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Aug. 26, 2020

Editor's note: New surroundings

Back in March when I left my office on campus and set up at home, I thought I might be working remotely for a few weeks at most. Clearly, 2020 had different plans for all of us. After working for months in what felt like a temporary desk in a cluttered extra room, I finally decided I'd had enough and needed some new surroundings to feel more settled.


Last weekend I pulled everything out of the room, painted a fresh new color, bought some plants and a new piece of furniture, made a curtain and hung up some art. I based the whole vibe of the room on a vintage real estate ad we found at my parent’s house for their brand-new subdivision when they moved in in 1959. In the same way they must have felt back then, my new surroundings gave me a renewed outlook and energy.


I know that students all over, whether in college or K-12, were looking forward to getting out of their homes and into the new surroundings of a fall semester on campus. Again, 2020 had a completely different idea, and it’s just not possible for many students, including those at MSU. While safety has to be our top priority, the disappointment is real.


But just because your surroundings might not be what you were expecting, doesn’t mean you can’t give them a new look to raise your spirits. My daughter just rearranged some shelving behind her to give her Zoom meetings a fresh look. A friend created an adorable little study space for her second-grader. Even the smallest change can provide a brighter outlook.


Debra Furr-Holden, MSU’s C.S. Mott Endowed Professor of Public Health and associate dean for Public Health Integration in the College of Human Medicine, recently wrote a column about her daughter’s experience with new surroundings as a college freshman at another university. Read her FACULTY VOICE: Honoring the protocols, to learn why she says, “It is never too late to change your mind, even on the biggest decisions of your life.”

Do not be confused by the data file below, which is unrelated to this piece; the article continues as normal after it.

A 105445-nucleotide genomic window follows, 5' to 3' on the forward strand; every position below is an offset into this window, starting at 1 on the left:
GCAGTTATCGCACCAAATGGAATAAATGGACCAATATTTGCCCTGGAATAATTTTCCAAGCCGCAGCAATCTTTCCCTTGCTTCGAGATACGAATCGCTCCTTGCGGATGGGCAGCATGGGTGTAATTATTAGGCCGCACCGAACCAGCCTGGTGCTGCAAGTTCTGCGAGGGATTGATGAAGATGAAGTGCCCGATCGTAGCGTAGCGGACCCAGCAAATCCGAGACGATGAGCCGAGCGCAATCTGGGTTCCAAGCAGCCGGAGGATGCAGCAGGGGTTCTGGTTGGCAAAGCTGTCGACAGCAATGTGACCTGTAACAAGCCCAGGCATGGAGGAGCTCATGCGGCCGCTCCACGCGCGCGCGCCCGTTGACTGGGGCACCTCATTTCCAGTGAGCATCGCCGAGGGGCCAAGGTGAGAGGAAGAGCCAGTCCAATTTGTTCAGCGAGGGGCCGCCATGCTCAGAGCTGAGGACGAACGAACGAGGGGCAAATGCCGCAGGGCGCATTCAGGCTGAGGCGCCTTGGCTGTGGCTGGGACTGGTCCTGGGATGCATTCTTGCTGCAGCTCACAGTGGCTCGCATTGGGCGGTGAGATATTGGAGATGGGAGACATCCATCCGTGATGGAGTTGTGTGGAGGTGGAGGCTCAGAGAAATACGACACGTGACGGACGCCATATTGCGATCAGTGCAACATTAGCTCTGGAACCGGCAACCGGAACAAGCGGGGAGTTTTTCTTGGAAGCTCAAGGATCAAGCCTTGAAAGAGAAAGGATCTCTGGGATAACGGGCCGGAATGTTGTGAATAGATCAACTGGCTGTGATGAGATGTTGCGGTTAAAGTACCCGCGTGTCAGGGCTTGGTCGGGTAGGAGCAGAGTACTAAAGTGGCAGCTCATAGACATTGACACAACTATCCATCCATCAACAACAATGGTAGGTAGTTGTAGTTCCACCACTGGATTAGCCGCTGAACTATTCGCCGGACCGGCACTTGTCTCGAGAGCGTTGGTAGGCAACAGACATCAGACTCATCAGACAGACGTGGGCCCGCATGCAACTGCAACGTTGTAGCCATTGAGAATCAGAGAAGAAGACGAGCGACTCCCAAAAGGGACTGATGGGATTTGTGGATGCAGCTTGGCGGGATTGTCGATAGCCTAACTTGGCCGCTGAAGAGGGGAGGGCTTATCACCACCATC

Kassem Makki, a fourth-year medical student in the College of Osteopathic Medicine, put himself in new surroundings this summer when he volunteered at the John Dingell VA Medical Center for six weeks and assisted in the fight against COVID-19 during the height of the pandemic. Read his STUDENT VIEW: Volunteering at the VA, to learn more about his experience.


In this time of a pandemic, finding new surroundings isn’t always easy. But surroundings are more than just physical space. Sometimes, it’s a new group of new people in an online course. Or maybe it’s simply moving your computer to a new room or taking a walk during a phone meeting. Our psyches are all a little damaged from what we’ve endured this year. It’s important to try even little things that might give them a break. 


So, while most of our students won’t be living in residence halls or sitting in classrooms this fall, they will still be “surrounded” by other Spartans, just in a different way. They’ll have to get a little creative and have an open mind, but there are still incredible opportunities to learn, engage, make friends and look at things from a different angle. Surround yourself with new ideas and open minds and you never know what greatness you’ll achieve. #SpartansWill.


Lisa Mulcrone
Editor, MSUToday


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